Gender in Early Modern German History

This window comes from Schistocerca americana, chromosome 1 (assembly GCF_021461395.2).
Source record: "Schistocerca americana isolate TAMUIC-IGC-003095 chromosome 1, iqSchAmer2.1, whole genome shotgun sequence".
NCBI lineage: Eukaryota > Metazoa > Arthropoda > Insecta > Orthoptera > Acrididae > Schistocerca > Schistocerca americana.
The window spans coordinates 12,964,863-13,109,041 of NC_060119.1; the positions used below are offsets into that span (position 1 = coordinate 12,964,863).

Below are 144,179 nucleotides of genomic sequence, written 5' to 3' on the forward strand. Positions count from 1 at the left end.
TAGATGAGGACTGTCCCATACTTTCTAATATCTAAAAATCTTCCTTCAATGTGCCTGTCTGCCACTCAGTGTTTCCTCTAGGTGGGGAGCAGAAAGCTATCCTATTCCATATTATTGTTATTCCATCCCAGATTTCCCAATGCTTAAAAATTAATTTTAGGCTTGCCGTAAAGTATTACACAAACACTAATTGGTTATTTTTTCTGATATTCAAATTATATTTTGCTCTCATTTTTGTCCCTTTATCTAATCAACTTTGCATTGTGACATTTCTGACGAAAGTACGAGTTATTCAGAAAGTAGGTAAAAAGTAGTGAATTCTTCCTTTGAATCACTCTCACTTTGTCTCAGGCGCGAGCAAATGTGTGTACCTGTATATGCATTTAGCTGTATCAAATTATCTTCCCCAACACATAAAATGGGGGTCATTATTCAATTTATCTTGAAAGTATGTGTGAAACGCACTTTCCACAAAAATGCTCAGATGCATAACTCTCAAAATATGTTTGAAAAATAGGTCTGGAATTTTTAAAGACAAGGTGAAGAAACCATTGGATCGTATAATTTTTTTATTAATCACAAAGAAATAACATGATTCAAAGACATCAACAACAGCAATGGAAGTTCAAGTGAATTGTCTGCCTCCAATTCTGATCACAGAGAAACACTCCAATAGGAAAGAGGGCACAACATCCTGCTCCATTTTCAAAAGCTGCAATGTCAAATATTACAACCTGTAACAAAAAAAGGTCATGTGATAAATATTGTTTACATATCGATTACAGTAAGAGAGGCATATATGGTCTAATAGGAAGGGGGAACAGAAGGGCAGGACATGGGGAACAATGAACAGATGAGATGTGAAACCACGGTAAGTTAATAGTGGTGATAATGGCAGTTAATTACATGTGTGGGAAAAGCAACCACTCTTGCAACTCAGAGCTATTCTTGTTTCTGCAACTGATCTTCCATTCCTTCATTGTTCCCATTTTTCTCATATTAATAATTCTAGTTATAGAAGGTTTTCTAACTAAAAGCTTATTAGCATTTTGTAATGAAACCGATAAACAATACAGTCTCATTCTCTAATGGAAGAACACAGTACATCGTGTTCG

Why did parents prosecute their children as witches? Why did a sixteenth-century midwife entice a burgher woman to pretend that she was giving birth to puppies? How did the life of a transsexual woman in early eighteenth-century Hamburg come to its end? This volume presents a range of startling case-studies from German society between the Renaissance and the Enlightenment which make us think in new ways about the meanings of gender and identity in the past and which relates, above all, to the lived experiences of men and women, whose lives and choices mattered. The book argues for approaches to early modern history which point to the complexity of peoples' attitudes, in terms of contemporary experiences of the physical, both emotional and imaginary; of shifting symbolisations of evil, sexual symbolisms, of perceived boundaries between the 'real' and the 'fantastical', family structures and spiritual worlds.